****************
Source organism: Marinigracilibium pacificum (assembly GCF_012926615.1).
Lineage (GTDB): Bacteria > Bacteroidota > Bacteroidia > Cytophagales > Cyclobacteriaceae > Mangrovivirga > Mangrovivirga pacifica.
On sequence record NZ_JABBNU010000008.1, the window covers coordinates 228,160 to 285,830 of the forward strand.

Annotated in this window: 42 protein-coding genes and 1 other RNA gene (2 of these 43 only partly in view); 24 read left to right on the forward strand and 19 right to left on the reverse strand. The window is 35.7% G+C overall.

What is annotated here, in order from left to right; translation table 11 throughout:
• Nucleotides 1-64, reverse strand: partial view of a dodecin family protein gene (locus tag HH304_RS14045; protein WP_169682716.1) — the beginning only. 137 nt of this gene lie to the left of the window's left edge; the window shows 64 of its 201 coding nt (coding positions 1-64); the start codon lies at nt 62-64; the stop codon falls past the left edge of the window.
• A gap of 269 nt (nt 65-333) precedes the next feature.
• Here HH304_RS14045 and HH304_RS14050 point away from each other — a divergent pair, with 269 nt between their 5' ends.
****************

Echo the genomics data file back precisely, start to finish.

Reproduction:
Source organism: Marinigracilibium pacificum (assembly GCF_012926615.1).
Lineage (GTDB): Bacteria > Bacteroidota > Bacteroidia > Cytophagales > Cyclobacteriaceae > Mangrovivirga > Mangrovivirga pacifica.
On sequence record NZ_JABBNU010000008.1, the window covers coordinates 228,160 to 285,830 of the forward strand.

Annotated in this window: 42 protein-coding genes and 1 other RNA gene (2 of these 43 only partly in view); 24 read left to right on the forward strand and 19 right to left on the reverse strand. The window is 35.7% G+C overall.

What is annotated here, in order from left to right; translation table 11 throughout:
• Nucleotides 1-64, reverse strand: partial view of a dodecin family protein gene (locus tag HH304_RS14045; protein WP_169682716.1) — the beginning only. 137 nt of this gene lie to the left of the window's left edge; the window shows 64 of its 201 coding nt (coding positions 1-64); the start codon lies at nt 62-64; the stop codon falls past the left edge of the window.
• A gap of 269 nt (nt 65-333) precedes the next feature.
• Here HH304_RS14045 and HH304_RS14050 point away from each other — a divergent pair, with 269 nt between their 5' ends.